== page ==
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Women's group demands apology for Facebook comments by MN congressional candidate

A group is demanding that state Republican congressional candidate Stewart Mills apologize for Facebook comments it says disrespect women. A dozen women, calling themselves Duluth Women for Decency, gathered in the Rose Garden Wednesday to state ...

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Steward Mills

A group is demanding that state Republican congressional candidate Stewart Mills apologize for Facebook comments it says disrespect women.

A dozen women, calling themselves Duluth Women for Decency, gathered in the Rose Garden Wednesday to state their opposition to Mills' comments posted on his personal Facebook page in 2009, 2011 and 2012. Mills sought the 8th Congressional District seat in 2014 and is in a rematch this year against U.S. Rep. Rick Nolan, DFL-Crosby.

Mills has deleted the comments, but Duluth resident Tamara Jones said deletion isn't enough and that an apology is necessary from the candidate. Jones said Mills needs to carefully consider whether a candidate who made the comments he did on Facebook should represent a district with more than 300,000 females living in it.

"We are disgusted that Stewart Mills thinks it's OK to joke about battered women. We're disgusted by the fact that Stewart Mills thinks it's OK to objectify women in his private life, but publicly says the exact opposite. We expect more from our elected officials," Jones said.

Mills didn't issue an apology on Wednesday.

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In response to the group's statements Wednesday, Mills' campaign manager John Eloranta said in a statement, "It's not surprising the worn-out playbook of personal attacks is being resurrected rather than defending the Obama-Nolan failed economic record - more women leaving the labor force than ever before - which continues to kill jobs and hurt women and working families. Minnesotans in our part of the state deserve real dialog on the serious issues we face like promoting opportunity and job growth, ensuring we keep America safe and forcing Washington to stop spending money it doesn't have."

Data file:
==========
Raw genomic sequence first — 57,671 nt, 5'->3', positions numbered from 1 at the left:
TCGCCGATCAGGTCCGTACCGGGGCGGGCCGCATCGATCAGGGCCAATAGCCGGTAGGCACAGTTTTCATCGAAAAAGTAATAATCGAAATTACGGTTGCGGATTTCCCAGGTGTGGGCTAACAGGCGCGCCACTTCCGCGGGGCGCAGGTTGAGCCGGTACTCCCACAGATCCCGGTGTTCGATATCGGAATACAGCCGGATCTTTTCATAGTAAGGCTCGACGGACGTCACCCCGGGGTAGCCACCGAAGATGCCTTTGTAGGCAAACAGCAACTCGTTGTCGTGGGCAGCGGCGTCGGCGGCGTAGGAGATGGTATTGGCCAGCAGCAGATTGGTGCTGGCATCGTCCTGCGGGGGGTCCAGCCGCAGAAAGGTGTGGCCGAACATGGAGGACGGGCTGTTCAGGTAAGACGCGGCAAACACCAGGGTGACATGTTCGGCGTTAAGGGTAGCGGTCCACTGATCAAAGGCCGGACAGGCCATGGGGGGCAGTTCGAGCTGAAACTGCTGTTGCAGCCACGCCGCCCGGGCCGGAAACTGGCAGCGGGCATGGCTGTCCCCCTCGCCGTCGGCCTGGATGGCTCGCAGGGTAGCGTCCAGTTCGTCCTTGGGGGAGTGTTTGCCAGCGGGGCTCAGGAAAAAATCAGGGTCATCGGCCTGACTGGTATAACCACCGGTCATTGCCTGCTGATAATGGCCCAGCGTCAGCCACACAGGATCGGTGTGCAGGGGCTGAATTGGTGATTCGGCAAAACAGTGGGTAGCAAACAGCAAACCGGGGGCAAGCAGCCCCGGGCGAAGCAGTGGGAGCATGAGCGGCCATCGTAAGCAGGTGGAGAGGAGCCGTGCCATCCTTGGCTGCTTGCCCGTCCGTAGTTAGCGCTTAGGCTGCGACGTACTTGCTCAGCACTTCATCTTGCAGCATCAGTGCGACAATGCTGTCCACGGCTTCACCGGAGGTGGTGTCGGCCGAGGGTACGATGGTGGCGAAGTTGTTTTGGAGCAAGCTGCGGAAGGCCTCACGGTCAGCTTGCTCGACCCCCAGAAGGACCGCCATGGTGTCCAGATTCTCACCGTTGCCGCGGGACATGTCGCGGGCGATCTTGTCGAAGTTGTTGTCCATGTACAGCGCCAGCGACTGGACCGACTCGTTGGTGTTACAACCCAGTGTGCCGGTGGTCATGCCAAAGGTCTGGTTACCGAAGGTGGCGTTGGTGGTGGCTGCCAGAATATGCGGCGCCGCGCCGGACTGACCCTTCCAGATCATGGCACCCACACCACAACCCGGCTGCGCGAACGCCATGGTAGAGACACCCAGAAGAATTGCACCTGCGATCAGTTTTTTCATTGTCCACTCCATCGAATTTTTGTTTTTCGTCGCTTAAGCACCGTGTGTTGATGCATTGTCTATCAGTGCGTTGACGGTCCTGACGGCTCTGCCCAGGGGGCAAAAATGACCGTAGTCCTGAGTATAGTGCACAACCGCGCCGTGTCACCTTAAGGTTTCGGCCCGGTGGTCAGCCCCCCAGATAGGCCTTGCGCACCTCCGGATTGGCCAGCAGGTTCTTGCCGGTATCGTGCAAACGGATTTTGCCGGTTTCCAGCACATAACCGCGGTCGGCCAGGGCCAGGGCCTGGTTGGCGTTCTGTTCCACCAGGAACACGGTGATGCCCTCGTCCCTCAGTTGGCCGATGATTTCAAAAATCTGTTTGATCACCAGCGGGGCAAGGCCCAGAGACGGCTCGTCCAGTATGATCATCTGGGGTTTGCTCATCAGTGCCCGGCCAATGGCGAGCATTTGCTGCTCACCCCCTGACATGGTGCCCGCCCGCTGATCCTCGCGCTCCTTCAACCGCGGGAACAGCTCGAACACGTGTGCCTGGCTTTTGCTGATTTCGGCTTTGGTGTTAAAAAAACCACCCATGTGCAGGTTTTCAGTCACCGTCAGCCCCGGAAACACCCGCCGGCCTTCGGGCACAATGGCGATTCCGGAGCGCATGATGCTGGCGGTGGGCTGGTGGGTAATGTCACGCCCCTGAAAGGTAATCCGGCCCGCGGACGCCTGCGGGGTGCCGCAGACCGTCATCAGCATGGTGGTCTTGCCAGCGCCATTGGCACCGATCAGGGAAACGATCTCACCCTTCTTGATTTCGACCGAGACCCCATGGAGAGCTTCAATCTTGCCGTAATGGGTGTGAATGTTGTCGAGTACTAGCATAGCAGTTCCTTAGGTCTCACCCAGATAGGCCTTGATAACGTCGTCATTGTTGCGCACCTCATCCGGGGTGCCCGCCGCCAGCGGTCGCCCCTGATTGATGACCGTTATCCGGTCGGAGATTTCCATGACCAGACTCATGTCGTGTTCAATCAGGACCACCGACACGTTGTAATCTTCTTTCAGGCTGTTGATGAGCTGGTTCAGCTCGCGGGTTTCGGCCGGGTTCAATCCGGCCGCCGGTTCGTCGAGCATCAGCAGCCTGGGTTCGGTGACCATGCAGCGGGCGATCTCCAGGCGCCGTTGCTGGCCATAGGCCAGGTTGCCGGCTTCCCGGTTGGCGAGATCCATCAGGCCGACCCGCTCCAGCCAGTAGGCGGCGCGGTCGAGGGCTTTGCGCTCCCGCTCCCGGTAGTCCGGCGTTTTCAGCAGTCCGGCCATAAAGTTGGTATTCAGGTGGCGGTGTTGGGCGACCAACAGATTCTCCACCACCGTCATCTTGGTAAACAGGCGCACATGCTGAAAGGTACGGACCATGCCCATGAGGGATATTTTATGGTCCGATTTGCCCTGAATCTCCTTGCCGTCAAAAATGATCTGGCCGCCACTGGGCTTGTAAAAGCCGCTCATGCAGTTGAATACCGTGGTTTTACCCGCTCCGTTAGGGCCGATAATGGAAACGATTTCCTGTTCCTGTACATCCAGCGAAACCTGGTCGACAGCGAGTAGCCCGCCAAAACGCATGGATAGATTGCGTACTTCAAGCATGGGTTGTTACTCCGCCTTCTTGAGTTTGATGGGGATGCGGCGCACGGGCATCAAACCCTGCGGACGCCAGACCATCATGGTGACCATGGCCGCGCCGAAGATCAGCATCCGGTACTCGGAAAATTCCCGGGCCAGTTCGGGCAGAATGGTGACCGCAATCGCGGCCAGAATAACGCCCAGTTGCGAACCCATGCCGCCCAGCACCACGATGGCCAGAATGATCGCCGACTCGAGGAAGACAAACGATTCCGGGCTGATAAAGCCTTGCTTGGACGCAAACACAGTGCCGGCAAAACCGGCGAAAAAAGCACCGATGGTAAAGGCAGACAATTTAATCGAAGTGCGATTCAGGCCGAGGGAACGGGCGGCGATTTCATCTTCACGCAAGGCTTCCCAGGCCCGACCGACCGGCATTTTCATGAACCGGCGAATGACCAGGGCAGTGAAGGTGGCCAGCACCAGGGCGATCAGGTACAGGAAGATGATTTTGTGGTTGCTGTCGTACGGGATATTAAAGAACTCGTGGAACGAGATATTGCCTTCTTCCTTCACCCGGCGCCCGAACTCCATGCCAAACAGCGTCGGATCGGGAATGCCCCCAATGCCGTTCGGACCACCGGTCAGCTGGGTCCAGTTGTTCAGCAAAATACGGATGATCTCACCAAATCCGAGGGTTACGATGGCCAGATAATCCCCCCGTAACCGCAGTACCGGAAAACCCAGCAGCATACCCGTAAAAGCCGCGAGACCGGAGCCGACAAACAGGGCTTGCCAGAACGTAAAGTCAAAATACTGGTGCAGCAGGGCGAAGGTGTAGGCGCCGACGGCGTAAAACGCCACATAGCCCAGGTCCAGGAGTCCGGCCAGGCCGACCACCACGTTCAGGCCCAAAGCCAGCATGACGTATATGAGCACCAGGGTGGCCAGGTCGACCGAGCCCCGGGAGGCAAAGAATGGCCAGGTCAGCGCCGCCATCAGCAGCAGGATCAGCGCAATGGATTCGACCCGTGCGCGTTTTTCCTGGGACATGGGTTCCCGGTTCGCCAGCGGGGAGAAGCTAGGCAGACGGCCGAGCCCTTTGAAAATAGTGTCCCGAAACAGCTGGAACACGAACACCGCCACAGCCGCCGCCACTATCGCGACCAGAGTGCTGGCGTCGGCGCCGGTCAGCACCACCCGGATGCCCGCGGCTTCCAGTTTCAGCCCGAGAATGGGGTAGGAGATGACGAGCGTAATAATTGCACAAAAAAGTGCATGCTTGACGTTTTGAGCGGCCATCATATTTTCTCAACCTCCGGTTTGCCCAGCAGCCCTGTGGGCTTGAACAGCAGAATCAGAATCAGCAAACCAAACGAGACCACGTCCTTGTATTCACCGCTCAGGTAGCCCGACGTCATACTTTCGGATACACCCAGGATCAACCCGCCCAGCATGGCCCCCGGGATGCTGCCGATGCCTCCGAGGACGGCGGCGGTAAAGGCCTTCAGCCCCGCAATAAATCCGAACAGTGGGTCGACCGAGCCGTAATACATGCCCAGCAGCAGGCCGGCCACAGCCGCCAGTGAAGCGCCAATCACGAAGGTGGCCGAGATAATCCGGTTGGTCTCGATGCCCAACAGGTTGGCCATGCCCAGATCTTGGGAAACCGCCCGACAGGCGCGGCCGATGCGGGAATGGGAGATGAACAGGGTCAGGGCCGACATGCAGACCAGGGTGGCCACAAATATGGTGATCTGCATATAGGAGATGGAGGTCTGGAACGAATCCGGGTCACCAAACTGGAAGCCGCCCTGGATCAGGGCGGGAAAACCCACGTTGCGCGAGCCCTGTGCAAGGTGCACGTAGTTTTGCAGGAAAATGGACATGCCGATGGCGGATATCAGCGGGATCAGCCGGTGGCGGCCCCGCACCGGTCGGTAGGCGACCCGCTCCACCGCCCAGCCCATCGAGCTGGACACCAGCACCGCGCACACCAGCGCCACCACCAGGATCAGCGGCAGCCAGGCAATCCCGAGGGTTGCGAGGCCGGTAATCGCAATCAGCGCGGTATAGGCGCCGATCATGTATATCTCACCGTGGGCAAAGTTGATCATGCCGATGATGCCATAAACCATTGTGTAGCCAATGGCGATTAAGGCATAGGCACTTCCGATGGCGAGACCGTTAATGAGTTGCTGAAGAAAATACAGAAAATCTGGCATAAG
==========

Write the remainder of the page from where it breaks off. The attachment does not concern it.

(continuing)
The Facebook posts, recently obtained by City Pages in Minneapolis, included a comment from Mills that a study finding that oral sex is "good for women's health" was his idea, another comment about being forced to participate in a walk to support a battered women's shelter and that his wife was "taking care of the kids an making me dinner," and a link to a "Nordic horror" trailer that involves a nude woman. He also posted that he had "plenty of time to be 'Peter Pan' and go play in Neverland" until he has to "grow up and get a real job" because his father was still working for Mills Fleet Farm.

Mills' comments were disrespectful toward women and disrespectful comments give permission for others to say and believe similar sentiments, fueling a cycle of dehumanizing women, said Lindsay Brown, a member of the Senate District 7 DFL executive board. In a statement read during the press conference, Brown described how she has panic attacks and wakes up screaming at night, symptoms of the post-traumatic stress disorder she has suffered since she was raped. She wrote that she was mentioning her own experience because it's similar to the experiences of thousands of Duluth residents and millions of Americans.

"All forms of abuse and violence against women are rooted in a lack of full respect for women as human beings," she wrote. "The cycle of dehumanizing women has to stop and for it to stop, we need to recognize and address the root problem - a problem that Mr. Stewart Mills has actively contributed to."

Mills' Facebook comment about begrudgingly attending a walk supporting a battered-women's shelter made Lori Stavnes feel angry and disappointed. Mills' comments were "unacceptable," said Stavnes, national training project coordinator at the Domestic Abuse Intervention Program.

She questioned what message Mills is sending to men who abuse women in their home. Joking about a battered-women's shelter is telling women who are abused that they don't matter, she said.

"I think that it says, 'I don't need to pay attention to this problem of violence against women. I don't need to be involved and neither do other men because it's not really a problem and especially not my problem.' " Stavnes said. "I say that you need to be involved, Stewart, especially if you want to represent northeastern Minnesota, where thousands of marginalized and battered women and their children live."

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